Supposed to write this on Friday, but then I was traveling all day, so oh well. I’ll write it today instead while the baby naps. Shouldn’t take long, this is the lightest film in the world.
The most interesting thing about this movie is that it was directed by Chuck Russell. If you follow American film, Chuck Russell is someone whose name brings up visions of B-grade action films and no controversies. That second part is kind of remarkable. The Hollywood system is built to encourage awful men to be directors. That doesn’t mean all directors are awful men, but if you are an awful man (anger issues, egotistical, incapable of working with others, sadistic tendencies), “Hollywood Director” might be a good career path for you along with “found your own not for profit” and “work in the family business”.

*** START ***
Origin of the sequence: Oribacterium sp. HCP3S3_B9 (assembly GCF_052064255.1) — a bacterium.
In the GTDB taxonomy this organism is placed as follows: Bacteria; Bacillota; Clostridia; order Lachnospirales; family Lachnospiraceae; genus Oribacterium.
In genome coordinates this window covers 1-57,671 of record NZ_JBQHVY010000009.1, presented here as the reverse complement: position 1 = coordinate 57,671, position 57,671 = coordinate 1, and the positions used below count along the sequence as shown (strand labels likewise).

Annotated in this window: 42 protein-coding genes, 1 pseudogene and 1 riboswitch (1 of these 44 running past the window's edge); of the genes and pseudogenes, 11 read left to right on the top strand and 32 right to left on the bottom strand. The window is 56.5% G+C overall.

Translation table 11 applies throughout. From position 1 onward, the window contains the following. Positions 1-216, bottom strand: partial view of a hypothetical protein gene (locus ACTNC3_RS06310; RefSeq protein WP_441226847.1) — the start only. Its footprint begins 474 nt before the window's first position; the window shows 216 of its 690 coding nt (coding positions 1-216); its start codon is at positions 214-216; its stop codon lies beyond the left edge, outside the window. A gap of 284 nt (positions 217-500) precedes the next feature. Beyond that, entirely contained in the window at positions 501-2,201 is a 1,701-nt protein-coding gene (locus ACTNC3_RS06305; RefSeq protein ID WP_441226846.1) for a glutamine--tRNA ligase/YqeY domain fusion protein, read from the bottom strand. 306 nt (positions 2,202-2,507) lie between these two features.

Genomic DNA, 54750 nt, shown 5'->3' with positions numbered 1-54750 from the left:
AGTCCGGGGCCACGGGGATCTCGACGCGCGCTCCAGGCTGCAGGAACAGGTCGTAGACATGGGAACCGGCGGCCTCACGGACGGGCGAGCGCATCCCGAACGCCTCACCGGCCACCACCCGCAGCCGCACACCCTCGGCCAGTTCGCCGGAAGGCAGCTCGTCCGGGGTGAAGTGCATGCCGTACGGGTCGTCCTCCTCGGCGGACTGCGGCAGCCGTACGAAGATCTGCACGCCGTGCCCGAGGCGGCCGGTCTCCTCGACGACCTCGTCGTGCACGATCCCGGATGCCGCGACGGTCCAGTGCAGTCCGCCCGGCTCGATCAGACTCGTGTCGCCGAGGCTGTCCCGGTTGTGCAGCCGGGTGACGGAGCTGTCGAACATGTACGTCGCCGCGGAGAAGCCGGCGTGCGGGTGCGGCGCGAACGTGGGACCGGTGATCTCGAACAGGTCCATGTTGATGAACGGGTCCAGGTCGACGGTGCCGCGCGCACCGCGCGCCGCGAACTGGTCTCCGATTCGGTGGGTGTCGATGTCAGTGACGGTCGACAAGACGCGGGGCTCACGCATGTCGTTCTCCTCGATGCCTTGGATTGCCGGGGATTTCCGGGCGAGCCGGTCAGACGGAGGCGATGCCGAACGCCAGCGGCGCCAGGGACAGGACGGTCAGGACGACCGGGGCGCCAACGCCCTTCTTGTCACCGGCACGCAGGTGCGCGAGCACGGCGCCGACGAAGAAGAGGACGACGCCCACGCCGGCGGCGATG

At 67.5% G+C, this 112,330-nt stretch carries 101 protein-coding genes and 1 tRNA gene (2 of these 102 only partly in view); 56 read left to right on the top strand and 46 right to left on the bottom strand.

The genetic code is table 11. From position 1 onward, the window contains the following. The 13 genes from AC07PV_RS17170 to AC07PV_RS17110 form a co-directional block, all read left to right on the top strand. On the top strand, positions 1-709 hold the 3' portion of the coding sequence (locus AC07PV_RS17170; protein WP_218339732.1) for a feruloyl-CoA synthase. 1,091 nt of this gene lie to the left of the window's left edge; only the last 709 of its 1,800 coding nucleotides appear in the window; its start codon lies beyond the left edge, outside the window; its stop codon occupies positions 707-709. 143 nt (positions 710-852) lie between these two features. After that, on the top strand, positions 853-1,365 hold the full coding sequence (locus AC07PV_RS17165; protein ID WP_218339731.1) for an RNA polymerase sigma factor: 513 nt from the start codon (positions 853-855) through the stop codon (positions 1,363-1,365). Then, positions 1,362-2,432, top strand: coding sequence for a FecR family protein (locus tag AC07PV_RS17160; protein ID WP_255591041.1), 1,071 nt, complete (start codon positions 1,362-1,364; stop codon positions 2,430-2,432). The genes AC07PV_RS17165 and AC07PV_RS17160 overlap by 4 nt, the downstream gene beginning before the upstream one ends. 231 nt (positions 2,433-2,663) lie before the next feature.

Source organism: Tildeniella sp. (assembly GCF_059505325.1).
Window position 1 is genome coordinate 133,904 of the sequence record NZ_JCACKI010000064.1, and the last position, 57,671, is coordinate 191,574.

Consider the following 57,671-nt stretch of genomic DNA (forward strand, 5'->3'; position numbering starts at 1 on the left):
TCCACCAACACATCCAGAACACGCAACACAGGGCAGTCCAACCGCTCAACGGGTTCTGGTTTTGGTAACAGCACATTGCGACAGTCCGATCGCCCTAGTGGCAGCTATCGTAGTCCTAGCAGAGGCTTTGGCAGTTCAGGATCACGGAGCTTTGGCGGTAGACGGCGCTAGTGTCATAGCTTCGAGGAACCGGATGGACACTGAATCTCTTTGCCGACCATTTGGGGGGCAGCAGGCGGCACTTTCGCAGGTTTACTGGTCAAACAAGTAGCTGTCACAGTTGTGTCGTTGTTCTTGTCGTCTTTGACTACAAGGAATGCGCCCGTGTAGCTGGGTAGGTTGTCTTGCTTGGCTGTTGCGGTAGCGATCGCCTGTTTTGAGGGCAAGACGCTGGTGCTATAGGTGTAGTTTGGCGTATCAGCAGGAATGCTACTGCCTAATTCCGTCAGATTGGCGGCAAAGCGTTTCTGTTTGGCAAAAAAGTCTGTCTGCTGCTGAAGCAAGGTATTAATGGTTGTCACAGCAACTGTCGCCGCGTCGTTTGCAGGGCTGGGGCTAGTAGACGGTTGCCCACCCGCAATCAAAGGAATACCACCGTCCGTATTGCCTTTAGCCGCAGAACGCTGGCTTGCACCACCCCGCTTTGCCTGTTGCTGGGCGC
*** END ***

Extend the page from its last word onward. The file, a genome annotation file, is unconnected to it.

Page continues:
The Hollywood system runs on the theory that the director is the one and only King on a film set. And it runs on the theory that directors are hired to direct movies that were put together by agents and producers. What this means is, a director has to do none of the initial networking and selling and making nice to make a movie happen, they are just brought in and dropped into the film when it is time to yell at everyone and control the set. What this is supposed to mean is that the director can keep his eye firmly on making the best possible end product, no concerns about what the money people want or what will sell to the audience (that is the producer’s job) and no concerns about keeping the stars and other creatives happy (that is the agent’s job). In the best possible version, this also means that the director keeps the set happy, that is, he makes sure the cameraman and lighting man and the rest of the crew are as respected and content as the actors, because they are all equally important to the smooth running of the set and they are all under his protection. People don’t get famous or powerful for doing the actual job of “director” well, because 90% of the job is stuff no one sees onscreen.